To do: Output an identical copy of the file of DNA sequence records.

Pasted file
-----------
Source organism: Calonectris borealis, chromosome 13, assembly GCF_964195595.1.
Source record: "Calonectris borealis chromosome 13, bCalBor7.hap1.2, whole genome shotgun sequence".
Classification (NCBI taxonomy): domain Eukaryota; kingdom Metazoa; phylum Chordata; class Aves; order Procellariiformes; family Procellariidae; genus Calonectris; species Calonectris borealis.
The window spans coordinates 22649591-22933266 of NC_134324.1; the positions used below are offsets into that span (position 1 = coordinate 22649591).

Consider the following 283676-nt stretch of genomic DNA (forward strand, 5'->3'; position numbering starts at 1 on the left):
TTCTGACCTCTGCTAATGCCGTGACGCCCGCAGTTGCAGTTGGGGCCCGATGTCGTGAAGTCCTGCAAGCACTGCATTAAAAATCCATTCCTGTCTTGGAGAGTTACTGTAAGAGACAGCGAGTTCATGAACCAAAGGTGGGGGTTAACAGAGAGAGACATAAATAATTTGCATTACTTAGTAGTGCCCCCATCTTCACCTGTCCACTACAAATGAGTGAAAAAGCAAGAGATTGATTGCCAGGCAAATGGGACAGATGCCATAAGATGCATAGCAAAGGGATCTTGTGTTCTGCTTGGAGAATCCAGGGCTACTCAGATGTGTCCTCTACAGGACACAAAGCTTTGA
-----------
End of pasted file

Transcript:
Source organism: Calonectris borealis, chromosome 13, assembly GCF_964195595.1.
Source record: "Calonectris borealis chromosome 13, bCalBor7.hap1.2, whole genome shotgun sequence".
Classification (NCBI taxonomy): domain Eukaryota; kingdom Metazoa; phylum Chordata; class Aves; order Procellariiformes; family Procellariidae; genus Calonectris; species Calonectris borealis.
The window spans coordinates 22649591-22933266 of NC_134324.1; the positions used below are offsets into that span (position 1 = coordinate 22649591).

Consider the following 283676-nt stretch of genomic DNA (forward strand, 5'->3'; position numbering starts at 1 on the left):
TTCTGACCTCTGCTAATGCCGTGACGCCCGCAGTTGCAGTTGGGGCCCGATGTCGTGAAGTCCTGCAAGCACTGCATTAAAAATCCATTCCTGTCTTGGAGAGTTACTGTAAGAGACAGCGAGTTCATGAACCAAAGGTGGGGGTTAACAGAGAGAGACATAAATAATTTGCATTACTTAGTAGTGCCCCCATCTTCACCTGTCCACTACAAATGAGTGAAAAAGCAAGAGATTGATTGCCAGGCAAATGGGACAGATGCCATAAGATGCATAGCAAAGGGATCTTGTGTTCTGCTTGGAGAATCCAGGGCTACTCAGATGTGTCCTCTACAGGACACAAAGCTTTGA